There is a fine art (some would call it, a black art) to giving a VR demonstration to someone who has never been in virtual reality before. And, as someone who does it fairly often, I wanted to share some of what I have learned (often, the hard way!) in giving a number of people at my workplace (the University of Manitoba Libraries) their first taste of VR.
In fact, just last week, I had a recently retired coworker (who had never experienced virtual reality before) come in, at my invitation, to try it out for himself. My current set-up at work is an HTC Vive Pro 2 Office Kit, with the traditional Vive “wand” hand controllers, the same set-up which I am proposing for the virtual reality lab project that I am currently working on. (The standard Vive controllers feel more like tools, as opposed to hand extensions, and I can only imagine how much more of a newbie learning curve setting up the Knuckles controllers would be, given how much fidgeting and adjusting I have to do to get my set at home to work “just right”).
Here are some of my tips, tricks, and recommendations for giving inexperienced users a virtual reality demo.
- Safety first: clear your demo space! Remove anything and everything that the user can run into or trip over. I very strongly recommend that first-time VR users stick to seated apps, rather than standing ones, and stationary ones instead of ones where you have to move around, “run”, aim weapons, etc. If you question the wisdom of this advice, there is a whole subreddit community called r/VRtoER which consists of nothing but mishaps from people in VR headsets!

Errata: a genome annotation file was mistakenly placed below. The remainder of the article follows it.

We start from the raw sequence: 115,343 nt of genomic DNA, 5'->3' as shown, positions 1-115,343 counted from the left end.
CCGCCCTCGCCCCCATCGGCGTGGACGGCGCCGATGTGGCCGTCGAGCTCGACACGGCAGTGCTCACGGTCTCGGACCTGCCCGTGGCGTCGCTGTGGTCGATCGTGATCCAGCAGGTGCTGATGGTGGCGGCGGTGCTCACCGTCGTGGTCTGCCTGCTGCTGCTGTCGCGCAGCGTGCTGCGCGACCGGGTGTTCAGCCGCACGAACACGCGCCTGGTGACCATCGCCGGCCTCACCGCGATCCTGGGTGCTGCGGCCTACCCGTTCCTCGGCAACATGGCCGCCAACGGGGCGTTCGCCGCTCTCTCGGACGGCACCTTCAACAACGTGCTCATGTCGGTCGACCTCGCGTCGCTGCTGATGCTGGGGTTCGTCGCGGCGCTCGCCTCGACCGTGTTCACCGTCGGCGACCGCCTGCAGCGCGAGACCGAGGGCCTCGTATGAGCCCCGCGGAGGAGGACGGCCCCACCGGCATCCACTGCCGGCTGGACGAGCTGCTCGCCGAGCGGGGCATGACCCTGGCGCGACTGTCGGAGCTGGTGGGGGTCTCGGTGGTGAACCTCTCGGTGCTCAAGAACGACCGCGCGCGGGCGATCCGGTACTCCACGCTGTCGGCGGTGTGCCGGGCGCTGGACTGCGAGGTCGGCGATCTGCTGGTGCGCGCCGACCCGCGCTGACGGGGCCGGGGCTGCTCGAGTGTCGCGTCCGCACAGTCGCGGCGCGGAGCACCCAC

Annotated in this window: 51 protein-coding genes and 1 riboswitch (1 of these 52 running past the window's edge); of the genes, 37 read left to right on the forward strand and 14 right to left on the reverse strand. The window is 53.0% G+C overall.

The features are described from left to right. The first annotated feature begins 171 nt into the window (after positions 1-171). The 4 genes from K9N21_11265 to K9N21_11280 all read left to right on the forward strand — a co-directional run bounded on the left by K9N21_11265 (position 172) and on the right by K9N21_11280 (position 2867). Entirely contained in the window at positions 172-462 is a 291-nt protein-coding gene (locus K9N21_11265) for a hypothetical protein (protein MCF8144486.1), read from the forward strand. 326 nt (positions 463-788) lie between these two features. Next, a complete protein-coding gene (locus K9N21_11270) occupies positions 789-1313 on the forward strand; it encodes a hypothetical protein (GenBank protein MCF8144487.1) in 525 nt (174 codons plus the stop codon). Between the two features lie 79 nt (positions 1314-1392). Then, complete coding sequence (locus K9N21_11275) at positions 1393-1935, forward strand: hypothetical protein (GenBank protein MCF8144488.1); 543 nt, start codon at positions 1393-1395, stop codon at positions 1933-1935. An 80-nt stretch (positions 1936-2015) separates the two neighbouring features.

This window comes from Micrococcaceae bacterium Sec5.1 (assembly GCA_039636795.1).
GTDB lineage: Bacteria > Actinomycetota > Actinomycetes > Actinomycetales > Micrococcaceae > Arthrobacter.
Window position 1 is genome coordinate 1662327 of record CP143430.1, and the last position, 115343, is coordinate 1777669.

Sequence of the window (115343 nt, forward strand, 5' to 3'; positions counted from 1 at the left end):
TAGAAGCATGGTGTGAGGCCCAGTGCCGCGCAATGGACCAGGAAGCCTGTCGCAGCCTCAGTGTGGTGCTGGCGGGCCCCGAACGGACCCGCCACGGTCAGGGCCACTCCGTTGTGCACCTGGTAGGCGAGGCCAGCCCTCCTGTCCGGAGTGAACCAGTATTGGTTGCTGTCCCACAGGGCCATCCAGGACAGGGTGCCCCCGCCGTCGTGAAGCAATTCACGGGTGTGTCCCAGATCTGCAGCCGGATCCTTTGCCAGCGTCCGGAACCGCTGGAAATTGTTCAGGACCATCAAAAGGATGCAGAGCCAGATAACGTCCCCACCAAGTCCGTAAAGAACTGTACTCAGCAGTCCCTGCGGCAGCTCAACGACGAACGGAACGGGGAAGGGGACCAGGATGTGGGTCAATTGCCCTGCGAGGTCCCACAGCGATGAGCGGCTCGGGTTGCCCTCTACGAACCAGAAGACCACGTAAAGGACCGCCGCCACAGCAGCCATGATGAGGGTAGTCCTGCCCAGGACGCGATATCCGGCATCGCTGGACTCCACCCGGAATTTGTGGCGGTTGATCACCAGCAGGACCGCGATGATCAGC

- Make sure all your equipment is ready to go and up-to-date. For example, if you use a headset with Steam, run SteamVR ahead of time and let it update. Make sure that any software you plan to demo is fully updated to the latest version. Fully charge your headset and/or hand controllers to ensure that they are ready. Nothing is worse than having to end a session early because a device has run out of power!
- Explain what VR sickness is and emphasize that they should stop, and NOT push through it, when/if they start to feel sick. Also impress upon the new user that it takes time and patience to build up your tolerance in a VR headset; expecting an inexperienced user to be able to handle anything over 15 minutes at one stretch is too much. It’s also very important to give the new user time between separate virtual reality experiences, even if it is only a few minutes.
- Adjust the headset to the user (head straps, interpupillary distance/IPD dial, etc.), explain to the user how to put the headset on and take it off, and practice that first. You want to do everythig you can to make sure that the new user’s experience is optimal. I have found that it is better to have the user learn how to make adjustments to the headset themselves, although I may fiddle with the head straps and IPD dial a bit, after they have put it on, if they are having problems with the comfort or view.
- Start off with an app where the new user just sits and looks around. When I used to give demos at work using my Oculus Rift, I always started new users with a couple of introductory VR programs, where they did not have to use the hand controllers. One of them which I can recommend highly is the excellent Introduction to Virtual Reality by Felix & Paul Studios*, which consists of a series of three-dimensional videos of various scenes, e.g. Cirque de Soleil jugglers; a boat in a floating market; a scene inside a round Mongolian yurt where a family is sharing a meal. The reason I start off with something like this is because I want the user to get comfortable with the immersive aspect of the technology (how the scene changes in the headset when you turn your head, look up and down, etc.), before adding on the hand controllers.